Gingered Lentil Quinoa Salad
Gingered Lentil Quinoa Salad is a healthy, tasty salad of lentils, quinoa and asparagus flavored with freshly grated ginger, olive oil and pomegranate red wine vinegar. Toasted pine nuts are sprinkled on top of the finished salad. The original recipe called for mint leaves. I like mint but I also like basil, both of which are growing on our deck. I decided to divide the recipe in half and to add mint leaves to one half and basil leaves to the other half to see which one I liked best. It turns out that I happen to like both mint and basil versions of this fresh salad recipe! So follow your gut on this one – pun intended!
I would recommend using the blender to prepare this salad dressing to finely distribute the grated ginger – a wire whisk just doesn’t do this very well. Another recommendation is to use any nuts you would like in this recipe as pine nuts, which are specified, have become expensive. Walnuts would probably add some great flavor as well as crunchiness.
Gingered Lentil Quinoa Salad Recipe
- 1 quart water
- 3/4 cup dried green lentils, rinsed
- 1/2 cup dried quinoa
- 4 ounces fresh asparagus tips cut into 1-inch pieces
- 1/2 cup olive oil
- 1/4 cup pomegranate red wine vinegar
- 2 tablespoons grated fresh ginger
- 1 1/4 teaspoons salt
- 1/2 teaspoon freshly ground black pepper
- 1/4 teaspoon dried pepper flakes
- 1 cup fresh mint leaves, chopped
- 2 ounces pine nuts, toasted
- 6 cups mixed salad greens
- Bring water to a boil over high heat in a medium saucepan. Add lentils, reduce heat, cover and simmer 17 minutes.
- Add quinoa, cover and cook 7 minutes.
- Add asparagus and cook 2 minutes or until asparagus is tender crisp.
- Drain and run under cold water to cool.
- Shake off excess water.
- Meanwhile, combine oil, vinegar, ginger, salt, black pepper and pepper flakes in a medium bowl.
- Add the lentil mixture, mint and pine nuts to the oil mixture and toss, until well coated.
- Serve over salad greens.
- Chopped fresh basil leaves works well in this salad in place of the mint leaves for a different twist on the original!
Ginger is one of my favorite spices! Some people call it gingerroot. When fresh it’s gnarly so it needs to be peeled before using. (Ginger is technically a rhizome of the ginger plant.) Ginger is aromatic, pungent and sweet with a touch of musty/earthy undertones. Ginger is considered by many to be an aid to digestion – remember drinking a gingerale when your tummy was upset? Our fall-winter holiday season wouldn’t be the same without gingerbread and the many items that ginger lends its flavor to, such as pumpkin pie.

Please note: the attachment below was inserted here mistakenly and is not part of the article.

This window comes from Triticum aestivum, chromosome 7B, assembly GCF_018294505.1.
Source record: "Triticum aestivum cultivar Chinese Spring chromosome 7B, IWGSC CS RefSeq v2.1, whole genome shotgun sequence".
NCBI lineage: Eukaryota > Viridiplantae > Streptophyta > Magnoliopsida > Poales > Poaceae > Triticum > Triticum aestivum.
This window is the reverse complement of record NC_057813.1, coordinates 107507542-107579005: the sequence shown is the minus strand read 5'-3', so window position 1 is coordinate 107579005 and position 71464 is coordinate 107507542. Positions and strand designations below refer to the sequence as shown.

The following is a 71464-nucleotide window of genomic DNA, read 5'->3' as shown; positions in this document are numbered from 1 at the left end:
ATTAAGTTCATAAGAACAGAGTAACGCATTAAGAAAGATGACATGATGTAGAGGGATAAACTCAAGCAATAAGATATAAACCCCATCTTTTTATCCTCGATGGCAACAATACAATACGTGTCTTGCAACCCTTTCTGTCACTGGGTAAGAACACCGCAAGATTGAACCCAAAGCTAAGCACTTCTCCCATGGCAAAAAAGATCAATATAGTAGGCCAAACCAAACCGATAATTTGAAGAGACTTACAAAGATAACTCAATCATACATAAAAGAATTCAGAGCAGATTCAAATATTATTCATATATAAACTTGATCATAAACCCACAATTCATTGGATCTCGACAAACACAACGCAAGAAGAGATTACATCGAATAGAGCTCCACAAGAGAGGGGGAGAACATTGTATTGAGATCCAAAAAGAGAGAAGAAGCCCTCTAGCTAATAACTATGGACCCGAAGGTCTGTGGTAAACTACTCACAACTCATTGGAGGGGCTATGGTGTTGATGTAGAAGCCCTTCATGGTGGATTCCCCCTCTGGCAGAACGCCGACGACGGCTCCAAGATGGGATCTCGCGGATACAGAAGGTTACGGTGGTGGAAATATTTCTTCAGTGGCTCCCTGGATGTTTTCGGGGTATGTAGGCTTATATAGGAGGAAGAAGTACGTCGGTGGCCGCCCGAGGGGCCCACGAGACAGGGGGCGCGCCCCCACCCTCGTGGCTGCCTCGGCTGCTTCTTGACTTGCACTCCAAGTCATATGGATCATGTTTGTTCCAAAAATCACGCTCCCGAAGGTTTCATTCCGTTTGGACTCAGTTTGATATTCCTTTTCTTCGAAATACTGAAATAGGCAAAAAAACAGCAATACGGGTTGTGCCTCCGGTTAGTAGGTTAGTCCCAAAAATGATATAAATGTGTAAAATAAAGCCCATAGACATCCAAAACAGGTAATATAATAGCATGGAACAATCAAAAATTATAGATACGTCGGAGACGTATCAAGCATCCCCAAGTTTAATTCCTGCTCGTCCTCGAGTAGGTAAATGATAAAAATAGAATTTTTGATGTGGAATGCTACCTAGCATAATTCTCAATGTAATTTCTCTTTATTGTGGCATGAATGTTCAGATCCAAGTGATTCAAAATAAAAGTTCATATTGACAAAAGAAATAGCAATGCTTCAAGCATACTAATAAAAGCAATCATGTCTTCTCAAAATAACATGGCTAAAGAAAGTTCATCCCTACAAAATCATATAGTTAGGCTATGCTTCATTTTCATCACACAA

For those over 60 with a diminished sense of taste, spices are important to add to food to give it more taste. Spices are what I refer to as “flavor intensifiers” and add another layer of flavor to our food.
A Little About Lentils
Lentils are legumes which are related to beans and peanuts. They are technically seeds that are harvested from pods. Lentils can add a great deal of color to a dish as they come in a variety of colors – tan, green, red, orange, golden and black. Unlike dried beans, lentils do not require pre-soaking overnight before cooking. Be sure to rinse them and inspect them for any debris that may have gotten mixed in with the lentils. Lentils have the capability of absorbing flavors with which they are combined. Used all over the world, lentils are high in fiber, iron and Vitamin B12 and may help lower cholesterol. Lentils are often used as meat substitutes due to their protein content.
Quinoa is a grain grown for its edible seeds. Containing essential amino acids, quinoa also is high in fiber, calcium, phosphorus, iron and B vitamins. Quinoa is gluten-free and may be cooked and used just like rice. Quinoa has a low glycemic index and contains minerals and antioxidants. Quinoa imparts a mild, nutty flavor to dishes in which it is an ingredient.
What a great salad with so many healthy ingredients!
Add your own individual touch to this salad by including your favorite ingredients to the mix!
Remember to Savor the Flavor!
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